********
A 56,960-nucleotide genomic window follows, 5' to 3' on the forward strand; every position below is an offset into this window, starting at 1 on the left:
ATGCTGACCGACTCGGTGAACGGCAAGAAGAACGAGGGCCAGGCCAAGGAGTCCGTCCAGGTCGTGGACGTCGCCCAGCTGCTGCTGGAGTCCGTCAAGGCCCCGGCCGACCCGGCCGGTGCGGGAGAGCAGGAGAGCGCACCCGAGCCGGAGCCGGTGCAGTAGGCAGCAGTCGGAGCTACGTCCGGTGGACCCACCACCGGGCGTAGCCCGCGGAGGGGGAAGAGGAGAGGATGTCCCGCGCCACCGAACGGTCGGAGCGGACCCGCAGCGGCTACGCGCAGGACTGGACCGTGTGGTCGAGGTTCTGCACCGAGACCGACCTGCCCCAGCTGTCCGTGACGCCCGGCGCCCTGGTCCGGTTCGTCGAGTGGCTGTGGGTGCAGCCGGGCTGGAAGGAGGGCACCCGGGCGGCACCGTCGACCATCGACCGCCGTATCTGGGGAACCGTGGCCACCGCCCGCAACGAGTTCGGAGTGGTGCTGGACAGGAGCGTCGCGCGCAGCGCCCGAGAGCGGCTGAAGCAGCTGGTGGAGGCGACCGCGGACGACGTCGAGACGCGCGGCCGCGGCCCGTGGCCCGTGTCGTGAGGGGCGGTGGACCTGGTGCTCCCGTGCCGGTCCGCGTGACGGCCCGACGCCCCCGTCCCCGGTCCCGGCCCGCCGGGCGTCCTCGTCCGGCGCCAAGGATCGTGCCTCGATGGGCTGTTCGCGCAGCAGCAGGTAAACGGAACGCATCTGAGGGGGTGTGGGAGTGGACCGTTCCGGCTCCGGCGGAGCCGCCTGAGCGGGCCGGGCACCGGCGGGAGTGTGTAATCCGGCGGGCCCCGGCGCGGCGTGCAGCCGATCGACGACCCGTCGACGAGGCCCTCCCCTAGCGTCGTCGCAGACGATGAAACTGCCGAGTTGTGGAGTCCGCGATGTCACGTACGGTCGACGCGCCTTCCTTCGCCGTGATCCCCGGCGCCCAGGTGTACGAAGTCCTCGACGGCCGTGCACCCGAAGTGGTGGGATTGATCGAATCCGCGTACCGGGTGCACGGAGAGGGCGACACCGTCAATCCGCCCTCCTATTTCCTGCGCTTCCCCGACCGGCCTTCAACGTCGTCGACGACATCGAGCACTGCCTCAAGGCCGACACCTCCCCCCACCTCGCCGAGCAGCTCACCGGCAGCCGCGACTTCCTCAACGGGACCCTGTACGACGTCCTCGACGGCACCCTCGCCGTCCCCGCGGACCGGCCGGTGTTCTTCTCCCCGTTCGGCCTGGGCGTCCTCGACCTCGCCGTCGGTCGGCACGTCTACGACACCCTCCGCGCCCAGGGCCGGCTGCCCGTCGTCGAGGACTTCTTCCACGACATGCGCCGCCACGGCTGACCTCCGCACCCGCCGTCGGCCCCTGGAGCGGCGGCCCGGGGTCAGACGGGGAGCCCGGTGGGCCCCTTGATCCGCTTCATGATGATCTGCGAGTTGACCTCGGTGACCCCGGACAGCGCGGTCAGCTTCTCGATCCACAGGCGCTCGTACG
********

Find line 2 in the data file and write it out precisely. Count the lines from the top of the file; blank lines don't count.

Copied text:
ATGCTGACCGACTCGGTGAACGGCAAGAAGAACGAGGGCCAGGCCAAGGAGTCCGTCCAGGTCGTGGACGTCGCCCAGCTGCTGCTGGAGTCCGTCAAGGCCCCGGCCGACCCGGCCGGTGCGGGAGAGCAGGAGAGCGCACCCGAGCCGGAGCCGGTGCAGTAGGCAGCAGTCGGAGCTACGTCCGGTGGACCCACCACCGGGCGTAGCCCGCGGAGGGGGAAGAGGAGAGGATGTCCCGCGCCACCGAACGGTCGGAGCGGACCCGCAGCGGCTACGCGCAGGACTGGACCGTGTGGTCGAGGTTCTGCACCGAGACCGACCTGCCCCAGCTGTCCGTGACGCCCGGCGCCCTGGTCCGGTTCGTCGAGTGGCTGTGGGTGCAGCCGGGCTGGAAGGAGGGCACCCGGGCGGCACCGTCGACCATCGACCGCCGTATCTGGGGAACCGTGGCCACCGCCCGCAACGAGTTCGGAGTGGTGCTGGACAGGAGCGTCGCGCGCAGCGCCCGAGAGCGGCTGAAGCAGCTGGTGGAGGCGACCGCGGACGACGTCGAGACGCGCGGCCGCGGCCCGTGGCCCGTGTCGTGAGGGGCGGTGGACCTGGTGCTCCCGTGCCGGTCCGCGTGACGGCCCGACGCCCCCGTCCCCGGTCCCGGCCCGCCGGGCGTCCTCGTCCGGCGCCAAGGATCGTGCCTCGATGGGCTGTTCGCGCAGCAGCAGGTAAACGGAACGCATCTGAGGGGGTGTGGGAGTGGACCGTTCCGGCTCCGGCGGAGCCGCCTGAGCGGGCCGGGCACCGGCGGGAGTGTGTAATCCGGCGGGCCCCGGCGCGGCGTGCAGCCGATCGACGACCCGTCGACGAGGCCCTCCCCTAGCGTCGTCGCAGACGATGAAACTGCCGAGTTGTGGAGTCCGCGATGTCACGTACGGTCGACGCGCCTTCCTTCGCCGTGATCCCCGGCGCCCAGGTGTACGAAGTCCTCGACGGCCGTGCACCCGAAGTGGTGGGATTGATCGAATCCGCGTACCGGGTGCACGGAGAGGGCGACACCGTCAATCCGCCCTCCTATTTCCTGCGCTTCCCCGACCGGCCTTCAACGTCGTCGACGACATCGAGCACTGCCTCAAGGCCGACACCTCCCCCCACCTCGCCGAGCAGCTCACCGGCAGCCGCGACTTCCTCAACGGGACCCTGTACGACGTCCTCGACGGCACCCTCGCCGTCCCCGCGGACCGGCCGGTGTTCTTCTCCCCGTTCGGCCTGGGCGTCCTCGACCTCGCCGTCGGTCGGCACGTCTACGACACCCTCCGCGCCCAGGGCCGGCTGCCCGTCGTCGAGGACTTCTTCCACGACATGCGCCGCCACGGCTGACCTCCGCACCCGCCGTCGGCCCCTGGAGCGGCGGCCCGGGGTCAGACGGGGAGCCCGGTGGGCCCCTTGATCCGCTTCATGATGATCTGCGAGTTGACCTCGGTGACCCCGGACAGCGCGGTCAGCTTCTCGATCCACAGGCGCTCGTACG